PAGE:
Important as an aspect of hosting and closeness is, indeed, the fact that the mediators speak the same language, know the different cultures and, several times, lived identical migratory experiences to those who seek them,
It is through protocol, signed between ACM and the Immigrant Associations (AI) or Non-Governmental Organizations (ONG) to work in the immigration area, that the mediators are recruited to work at CNAI.
The mediators ensure attendances in 14 languages and different dialects:
- Cape Verdean creole
- Guinea-Bissau creole
If a client speaks a languages that none of the mediators of GAT master there is always the possibility to go the the Telephonic Translation Service, which covers around 60 languages.
In 2004, the ACM, before ACIME – High Commission for the Immigration and Ethnical Minorities opens two National Immigrant Support Centres, one in Lisbon and the other in Oporto, created after acknowledging, in 2003, several difficulties faced by the immigrants in their process of integration.
At that time, it was identified a great complexity shown in the immigrants' interaction with different Public Services, in several places, with different ways of operating and, sometimes, with incompatible times.
Other difficulty felt by a great number of immigrants in Portugal was the communication both by the linguistic differences and cultural differences.
Considering the proven success of the Citizen Shop was them felt the need to gather and promote the cooperation in the same place with an identical operating philosophy the several Services related to the immigration: Foreigners and Borders Services, Social Security, Authority to the Work Conditions (then General Inspection to Work), Health Ministry and Education Ministry.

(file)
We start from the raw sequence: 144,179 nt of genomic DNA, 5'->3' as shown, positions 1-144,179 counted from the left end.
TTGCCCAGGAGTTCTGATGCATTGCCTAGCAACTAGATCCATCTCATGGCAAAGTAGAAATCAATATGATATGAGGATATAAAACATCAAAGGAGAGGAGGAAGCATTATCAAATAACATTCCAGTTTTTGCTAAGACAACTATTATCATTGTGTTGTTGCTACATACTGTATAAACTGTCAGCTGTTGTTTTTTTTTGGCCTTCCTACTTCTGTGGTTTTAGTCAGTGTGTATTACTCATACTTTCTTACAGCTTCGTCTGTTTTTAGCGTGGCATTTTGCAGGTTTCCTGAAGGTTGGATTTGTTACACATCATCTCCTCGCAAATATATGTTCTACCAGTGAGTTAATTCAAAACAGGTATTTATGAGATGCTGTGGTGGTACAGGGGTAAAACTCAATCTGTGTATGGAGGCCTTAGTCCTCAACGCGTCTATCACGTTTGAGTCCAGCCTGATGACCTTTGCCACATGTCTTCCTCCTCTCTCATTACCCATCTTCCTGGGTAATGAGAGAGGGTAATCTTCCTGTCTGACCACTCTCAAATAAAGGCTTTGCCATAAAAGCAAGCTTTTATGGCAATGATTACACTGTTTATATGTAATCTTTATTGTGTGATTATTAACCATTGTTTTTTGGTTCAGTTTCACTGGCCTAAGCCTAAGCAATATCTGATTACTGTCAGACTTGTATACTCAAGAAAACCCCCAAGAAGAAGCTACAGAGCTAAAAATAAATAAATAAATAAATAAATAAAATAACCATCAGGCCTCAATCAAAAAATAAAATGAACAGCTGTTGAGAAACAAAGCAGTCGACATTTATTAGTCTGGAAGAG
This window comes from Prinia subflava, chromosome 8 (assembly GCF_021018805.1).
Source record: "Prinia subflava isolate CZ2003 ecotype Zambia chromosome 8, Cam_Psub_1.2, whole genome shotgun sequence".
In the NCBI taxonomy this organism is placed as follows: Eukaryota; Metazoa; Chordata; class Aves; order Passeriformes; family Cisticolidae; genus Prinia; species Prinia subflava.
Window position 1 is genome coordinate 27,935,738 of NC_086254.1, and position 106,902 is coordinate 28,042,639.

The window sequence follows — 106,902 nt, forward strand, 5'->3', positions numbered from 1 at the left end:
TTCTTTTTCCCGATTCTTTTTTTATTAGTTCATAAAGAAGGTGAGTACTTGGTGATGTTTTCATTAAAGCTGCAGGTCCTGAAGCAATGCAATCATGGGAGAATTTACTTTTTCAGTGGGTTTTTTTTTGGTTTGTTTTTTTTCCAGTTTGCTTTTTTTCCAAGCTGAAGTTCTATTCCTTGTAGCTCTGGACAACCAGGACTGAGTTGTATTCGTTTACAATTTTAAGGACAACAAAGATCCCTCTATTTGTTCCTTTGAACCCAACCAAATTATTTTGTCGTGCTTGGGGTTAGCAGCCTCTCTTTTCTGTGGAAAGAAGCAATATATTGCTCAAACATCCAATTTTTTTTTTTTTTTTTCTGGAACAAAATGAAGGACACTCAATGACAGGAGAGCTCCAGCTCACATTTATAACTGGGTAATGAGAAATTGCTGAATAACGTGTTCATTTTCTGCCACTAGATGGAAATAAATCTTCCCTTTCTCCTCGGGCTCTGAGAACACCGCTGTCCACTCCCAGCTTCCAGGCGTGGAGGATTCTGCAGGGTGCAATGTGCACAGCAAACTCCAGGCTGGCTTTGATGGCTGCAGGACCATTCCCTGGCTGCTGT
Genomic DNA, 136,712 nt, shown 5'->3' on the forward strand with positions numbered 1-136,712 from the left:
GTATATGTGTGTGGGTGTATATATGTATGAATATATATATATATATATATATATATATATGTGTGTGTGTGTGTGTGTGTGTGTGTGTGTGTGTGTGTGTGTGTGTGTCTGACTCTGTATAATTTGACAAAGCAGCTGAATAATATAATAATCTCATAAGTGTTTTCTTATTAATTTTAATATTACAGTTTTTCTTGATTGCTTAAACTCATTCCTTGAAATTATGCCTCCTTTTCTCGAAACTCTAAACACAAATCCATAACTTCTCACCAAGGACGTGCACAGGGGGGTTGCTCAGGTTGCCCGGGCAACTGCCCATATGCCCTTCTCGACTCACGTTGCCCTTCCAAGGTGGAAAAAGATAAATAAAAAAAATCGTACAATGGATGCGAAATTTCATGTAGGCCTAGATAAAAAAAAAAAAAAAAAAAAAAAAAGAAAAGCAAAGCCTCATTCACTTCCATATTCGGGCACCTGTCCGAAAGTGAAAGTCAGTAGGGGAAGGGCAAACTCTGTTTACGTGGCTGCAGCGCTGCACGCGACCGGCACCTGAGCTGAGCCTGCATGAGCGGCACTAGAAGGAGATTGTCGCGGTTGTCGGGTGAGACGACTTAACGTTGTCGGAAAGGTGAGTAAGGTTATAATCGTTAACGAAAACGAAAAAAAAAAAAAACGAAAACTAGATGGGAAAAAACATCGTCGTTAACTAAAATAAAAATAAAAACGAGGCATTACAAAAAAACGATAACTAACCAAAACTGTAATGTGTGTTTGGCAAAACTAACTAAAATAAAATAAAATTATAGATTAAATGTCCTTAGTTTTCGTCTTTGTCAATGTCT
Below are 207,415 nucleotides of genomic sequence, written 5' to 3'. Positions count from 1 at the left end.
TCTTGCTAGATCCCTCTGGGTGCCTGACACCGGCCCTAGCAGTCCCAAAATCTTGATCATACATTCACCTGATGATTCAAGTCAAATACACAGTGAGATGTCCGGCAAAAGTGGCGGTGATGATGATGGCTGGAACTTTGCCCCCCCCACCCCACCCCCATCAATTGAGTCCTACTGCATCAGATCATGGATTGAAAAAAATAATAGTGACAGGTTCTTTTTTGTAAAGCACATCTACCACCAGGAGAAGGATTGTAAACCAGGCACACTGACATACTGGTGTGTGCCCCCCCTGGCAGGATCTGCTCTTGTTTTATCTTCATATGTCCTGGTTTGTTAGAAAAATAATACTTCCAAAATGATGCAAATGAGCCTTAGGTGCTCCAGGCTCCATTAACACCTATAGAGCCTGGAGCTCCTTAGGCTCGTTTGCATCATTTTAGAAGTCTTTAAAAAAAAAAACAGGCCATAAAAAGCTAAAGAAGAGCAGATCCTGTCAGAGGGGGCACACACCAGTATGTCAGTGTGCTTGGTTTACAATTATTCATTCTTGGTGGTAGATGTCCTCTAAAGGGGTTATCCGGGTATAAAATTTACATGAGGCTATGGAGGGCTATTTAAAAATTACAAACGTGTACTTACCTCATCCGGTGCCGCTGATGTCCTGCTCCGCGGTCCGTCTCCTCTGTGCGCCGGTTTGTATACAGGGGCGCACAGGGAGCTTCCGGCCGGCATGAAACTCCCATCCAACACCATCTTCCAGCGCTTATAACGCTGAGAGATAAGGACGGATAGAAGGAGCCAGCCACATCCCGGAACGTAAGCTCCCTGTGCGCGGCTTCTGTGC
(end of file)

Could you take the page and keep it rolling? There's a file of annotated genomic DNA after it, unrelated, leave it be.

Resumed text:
The following step, together with the civil society (immigrant associations and ONGs), was the creation of some other innovating services that would meet the specific need of the immigrants that has an incomplete response by the existing services, namely, the support to family aggrupation, legal support, social and employment support.
The CNAIM of Lisbon, North and Algarve are the result of the identification of these needs. Today, the immigrants that go to CNAI can find, in the same place, different public institutions and cabinets of support created with the goal of solving, in the very same visit, the several questions related to their integration in Portugal.
Mainly the purpose was and is to invest in the management of a place that provides a comfortable staying and a functional flow in the attendance by sociocultural mediators, themselves, once more, to immigrants, allowing a cultural, linguist and emotional bridge with the clients.
The project CNAI was distinguished in 2005 with the 1st place of the Prize Good Manners in the Public Sector, in the category of clients support, featured by Deloitte and Economic Diary and was also considered an example of Good Practice in the “Guide of Integration by political decision-makers and professionals (in November of 2004) by the General Direction of Justice, Freedom and Security of the European Commission.